Performance Framework: Needs
- Capital investment needed for critical priorities such as clean energy, biodiversity, climate change, food security, water and sanitation.
- Capital needed to be shifted away from unsustainable activities, such as the most resource intensive, and polluting activities, and extensive and inefficient physical infrastructure that locks in resource-intensive consumption.
- Capital which needs to be reserved against conditions that could challenge sustainability, including insurance against the consequences of the realization of environmental risks.
Download the full report: [AR] [CH] [EN] [ES] [FR] [PT] [RU] Download the policy summary: [AR] [CH] [EN] [ES] [FR] [PT] [RU] This first edition of “The Financial System We Need” argues that there is now a historic opportunity to shape a financial system that can more effectively finance the development of an inclusive, green economy. This opportunity is based on a growing trend
Download the policy summary: [AR] [CH] [EN] [ES] [FR] [PT] [RU] Download the individual chapters: Chapter 1: Mapping the momentum | Chapter 2: Harnessing financial technology for sustainable development | Chapter 3: Measuring performance | Chapter 4: Steps towards transformation Our follow-up annual report reveals a doubling in policy actions over the past five years to align the global financial system with sustainable
The report, a companion to the second edition of “The Financial System We Need”, assesses how the financial system’s core functions are likely to be disrupted by financial technology (“fintech”) innovations and how they could help – or hinder – efforts to align financing with sustainable development. It considers ways to: Unlock greater financial inclusion by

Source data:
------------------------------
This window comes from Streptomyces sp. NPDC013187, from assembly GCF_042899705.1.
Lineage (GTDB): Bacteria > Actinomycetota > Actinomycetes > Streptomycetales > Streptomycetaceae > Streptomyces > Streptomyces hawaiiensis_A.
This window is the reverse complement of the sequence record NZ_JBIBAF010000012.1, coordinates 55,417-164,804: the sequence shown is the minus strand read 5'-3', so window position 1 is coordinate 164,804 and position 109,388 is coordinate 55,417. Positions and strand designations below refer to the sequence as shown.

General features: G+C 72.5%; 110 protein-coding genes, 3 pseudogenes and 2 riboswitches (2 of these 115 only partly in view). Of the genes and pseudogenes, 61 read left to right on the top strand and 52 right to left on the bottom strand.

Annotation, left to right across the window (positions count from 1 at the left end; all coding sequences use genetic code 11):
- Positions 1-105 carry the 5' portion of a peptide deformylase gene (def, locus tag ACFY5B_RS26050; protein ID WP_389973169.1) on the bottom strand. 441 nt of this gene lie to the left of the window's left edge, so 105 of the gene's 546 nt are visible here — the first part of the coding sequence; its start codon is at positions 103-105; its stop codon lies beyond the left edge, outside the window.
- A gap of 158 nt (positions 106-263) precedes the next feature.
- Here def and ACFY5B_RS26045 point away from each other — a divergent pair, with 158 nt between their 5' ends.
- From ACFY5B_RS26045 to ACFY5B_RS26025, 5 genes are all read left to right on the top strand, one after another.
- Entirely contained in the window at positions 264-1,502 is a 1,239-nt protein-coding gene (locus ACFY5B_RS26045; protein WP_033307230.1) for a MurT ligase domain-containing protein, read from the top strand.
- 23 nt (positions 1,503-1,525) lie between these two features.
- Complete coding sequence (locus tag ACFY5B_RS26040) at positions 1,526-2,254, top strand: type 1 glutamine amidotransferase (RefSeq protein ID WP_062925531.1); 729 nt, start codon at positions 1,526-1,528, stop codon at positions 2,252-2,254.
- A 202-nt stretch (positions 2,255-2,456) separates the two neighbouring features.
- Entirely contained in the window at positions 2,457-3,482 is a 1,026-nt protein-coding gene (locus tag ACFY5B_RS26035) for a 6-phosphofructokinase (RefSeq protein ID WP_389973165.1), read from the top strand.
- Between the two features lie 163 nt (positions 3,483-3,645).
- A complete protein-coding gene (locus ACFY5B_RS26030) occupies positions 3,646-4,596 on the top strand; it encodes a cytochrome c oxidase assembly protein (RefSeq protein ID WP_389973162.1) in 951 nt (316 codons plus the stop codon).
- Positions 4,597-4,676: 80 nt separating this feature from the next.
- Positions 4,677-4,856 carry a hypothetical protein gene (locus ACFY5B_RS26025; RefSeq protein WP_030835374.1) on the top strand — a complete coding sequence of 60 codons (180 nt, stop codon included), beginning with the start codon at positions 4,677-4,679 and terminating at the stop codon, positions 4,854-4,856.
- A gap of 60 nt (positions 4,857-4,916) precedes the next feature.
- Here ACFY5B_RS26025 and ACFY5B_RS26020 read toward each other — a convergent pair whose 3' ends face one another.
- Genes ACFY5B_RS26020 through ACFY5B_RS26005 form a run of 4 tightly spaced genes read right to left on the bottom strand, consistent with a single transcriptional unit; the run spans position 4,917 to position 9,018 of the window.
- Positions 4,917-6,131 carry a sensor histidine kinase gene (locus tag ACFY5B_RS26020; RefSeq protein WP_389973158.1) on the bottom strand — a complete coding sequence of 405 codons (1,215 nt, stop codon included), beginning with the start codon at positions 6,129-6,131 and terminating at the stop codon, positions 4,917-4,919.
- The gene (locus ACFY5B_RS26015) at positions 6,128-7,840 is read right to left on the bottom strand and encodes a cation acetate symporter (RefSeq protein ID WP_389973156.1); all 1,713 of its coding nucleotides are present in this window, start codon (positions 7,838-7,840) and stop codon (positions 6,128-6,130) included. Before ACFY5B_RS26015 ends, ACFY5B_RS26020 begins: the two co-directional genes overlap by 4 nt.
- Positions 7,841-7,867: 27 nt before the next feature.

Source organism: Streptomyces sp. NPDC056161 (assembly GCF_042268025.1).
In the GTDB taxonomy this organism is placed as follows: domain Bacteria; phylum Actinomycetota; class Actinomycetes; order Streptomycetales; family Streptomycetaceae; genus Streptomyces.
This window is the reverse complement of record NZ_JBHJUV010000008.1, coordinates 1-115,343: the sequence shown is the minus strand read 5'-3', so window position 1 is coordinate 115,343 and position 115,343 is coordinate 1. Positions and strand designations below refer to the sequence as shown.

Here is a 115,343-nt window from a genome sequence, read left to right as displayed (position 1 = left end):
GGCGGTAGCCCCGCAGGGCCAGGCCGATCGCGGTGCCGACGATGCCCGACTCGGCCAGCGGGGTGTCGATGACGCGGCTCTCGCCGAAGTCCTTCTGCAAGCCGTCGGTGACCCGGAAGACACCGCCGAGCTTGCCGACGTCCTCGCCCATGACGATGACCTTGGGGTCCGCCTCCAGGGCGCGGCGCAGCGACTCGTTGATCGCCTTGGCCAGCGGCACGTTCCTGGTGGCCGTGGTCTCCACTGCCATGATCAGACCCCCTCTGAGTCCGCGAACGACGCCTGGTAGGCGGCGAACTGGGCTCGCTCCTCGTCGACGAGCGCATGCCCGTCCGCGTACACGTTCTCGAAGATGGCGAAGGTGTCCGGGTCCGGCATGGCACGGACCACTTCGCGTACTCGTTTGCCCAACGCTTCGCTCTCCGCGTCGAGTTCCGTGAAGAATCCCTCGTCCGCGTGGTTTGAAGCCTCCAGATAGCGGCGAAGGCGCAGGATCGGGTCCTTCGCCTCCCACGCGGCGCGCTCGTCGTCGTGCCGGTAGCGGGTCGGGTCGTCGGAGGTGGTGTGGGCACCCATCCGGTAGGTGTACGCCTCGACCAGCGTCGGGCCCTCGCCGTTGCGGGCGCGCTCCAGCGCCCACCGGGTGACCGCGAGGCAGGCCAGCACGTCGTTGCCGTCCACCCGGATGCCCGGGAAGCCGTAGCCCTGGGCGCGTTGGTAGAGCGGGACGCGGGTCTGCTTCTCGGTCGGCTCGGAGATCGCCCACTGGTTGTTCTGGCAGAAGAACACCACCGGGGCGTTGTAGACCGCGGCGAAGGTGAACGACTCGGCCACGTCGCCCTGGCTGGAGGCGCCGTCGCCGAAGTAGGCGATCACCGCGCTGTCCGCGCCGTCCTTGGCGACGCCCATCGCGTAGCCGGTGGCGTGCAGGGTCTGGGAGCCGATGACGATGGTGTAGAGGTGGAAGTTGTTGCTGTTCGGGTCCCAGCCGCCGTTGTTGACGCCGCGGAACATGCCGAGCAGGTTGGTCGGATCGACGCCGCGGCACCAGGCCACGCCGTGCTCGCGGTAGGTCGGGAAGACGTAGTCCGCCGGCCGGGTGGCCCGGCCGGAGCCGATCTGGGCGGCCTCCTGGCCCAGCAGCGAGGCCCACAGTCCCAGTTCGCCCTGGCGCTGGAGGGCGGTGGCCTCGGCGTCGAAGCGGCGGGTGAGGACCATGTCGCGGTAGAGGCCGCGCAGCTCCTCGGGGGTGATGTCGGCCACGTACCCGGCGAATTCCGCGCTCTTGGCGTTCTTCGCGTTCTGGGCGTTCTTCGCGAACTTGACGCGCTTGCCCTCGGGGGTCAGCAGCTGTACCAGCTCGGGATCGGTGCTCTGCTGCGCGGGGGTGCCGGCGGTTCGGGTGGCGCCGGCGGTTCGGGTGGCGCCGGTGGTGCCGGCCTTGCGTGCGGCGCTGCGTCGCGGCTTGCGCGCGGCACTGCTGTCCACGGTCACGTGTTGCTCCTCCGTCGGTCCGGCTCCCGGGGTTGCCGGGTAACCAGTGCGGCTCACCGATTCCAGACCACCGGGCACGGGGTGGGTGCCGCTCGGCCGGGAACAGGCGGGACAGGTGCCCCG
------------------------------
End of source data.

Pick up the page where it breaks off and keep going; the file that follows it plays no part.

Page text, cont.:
Italy’s Ministry of Environment, Land and Sea, in partnership with UN Environment, launched the National Dialogue on Sustainable Finance in February 2016 to identify practical market and policy options to mobilize Italy’s financial system for sustainable development and climate action. The conclusions of the paper are: Italy faces a strategic opportunity to harness its financial
The Inquiry collaborated in an 18-month project, Greening China’s Financial System, carried out by the International Institute for Sustainable Development (IISD) and the Finance Research Institute (FRI), Development Research Center (DRC) of the State Council. The aim was to develop specific proposals for greening China’s financial system, based on an analysis of current practice in China
This report outlines key concerns and needs of developing countries in relation to green finance, particularly focusing on developing countries that are not members of the G20. It also highlights emerging innovations, drawing in particular from engagement with practitioners and regulators from Bangladesh, Colombia, Egypt, Honduras, Jordan, Kenya, Mauritius, Mongolia, Morocco, Nigeria, the Philippines, Thailand
CALL FOR CONSULTATION UN Environment and the World Bank Group view the over-arching objective of a sound financial system as being to provide finance that meets the long-term needs of an inclusive, environmentally sustainable economy. While there is no single blueprint or unique pathway for creating such a “sustainable financial system”, it is possible to describe
The US financial system is undoubtedly among the largest, most innovative and most sophisticated in the world. It is also clear that this is both a benefit and an impediment to non-governmental investment in sustainability and inclusiveness. To date, the actual investment in infrastructure and sustainability does not meet current needs, especially those related to maintaining
This paper is intended to serve as a window on the Inquiry’s analytical approach, providing a deeper understanding of the unifying criteria for evaluation of multiple market designs for financial systems in a variety of economic, political and social settings. It is also intended to provide a foundation for investors and corporate management and policymakers,
A variety of interventions can be used to develop national financial systems and provide local access to affordable, long-term finance. This paper considers four key categories of actions: voluntary action; priority sector lending; regulatory or financial incentives as well as direct lending by policy-driven financial institutions. It particularly focuses on the role of policy-driven institutions such
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